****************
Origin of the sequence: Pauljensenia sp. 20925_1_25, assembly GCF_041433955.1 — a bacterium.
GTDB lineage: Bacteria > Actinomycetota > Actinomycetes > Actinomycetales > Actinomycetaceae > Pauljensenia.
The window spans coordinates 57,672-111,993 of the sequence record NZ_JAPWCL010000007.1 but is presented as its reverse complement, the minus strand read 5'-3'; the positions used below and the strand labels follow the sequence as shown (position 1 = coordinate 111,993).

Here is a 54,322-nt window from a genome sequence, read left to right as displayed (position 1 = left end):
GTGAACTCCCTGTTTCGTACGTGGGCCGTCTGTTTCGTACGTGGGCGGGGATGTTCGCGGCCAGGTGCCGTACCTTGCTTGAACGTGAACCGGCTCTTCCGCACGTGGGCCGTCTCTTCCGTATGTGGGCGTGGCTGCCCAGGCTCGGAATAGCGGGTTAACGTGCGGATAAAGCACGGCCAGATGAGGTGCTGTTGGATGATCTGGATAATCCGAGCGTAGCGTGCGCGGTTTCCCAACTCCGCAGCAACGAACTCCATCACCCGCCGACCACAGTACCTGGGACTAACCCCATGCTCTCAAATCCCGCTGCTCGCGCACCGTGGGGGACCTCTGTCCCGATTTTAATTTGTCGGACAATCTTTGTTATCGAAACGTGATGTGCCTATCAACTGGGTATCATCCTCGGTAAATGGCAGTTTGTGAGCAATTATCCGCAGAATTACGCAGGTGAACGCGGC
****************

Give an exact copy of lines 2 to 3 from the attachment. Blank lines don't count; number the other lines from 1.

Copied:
GTDB lineage: Bacteria > Actinomycetota > Actinomycetes > Actinomycetales > Actinomycetaceae > Pauljensenia.
The window spans coordinates 57,672-111,993 of the sequence record NZ_JAPWCL010000007.1 but is presented as its reverse complement, the minus strand read 5'-3'; the positions used below and the strand labels follow the sequence as shown (position 1 = coordinate 111,993).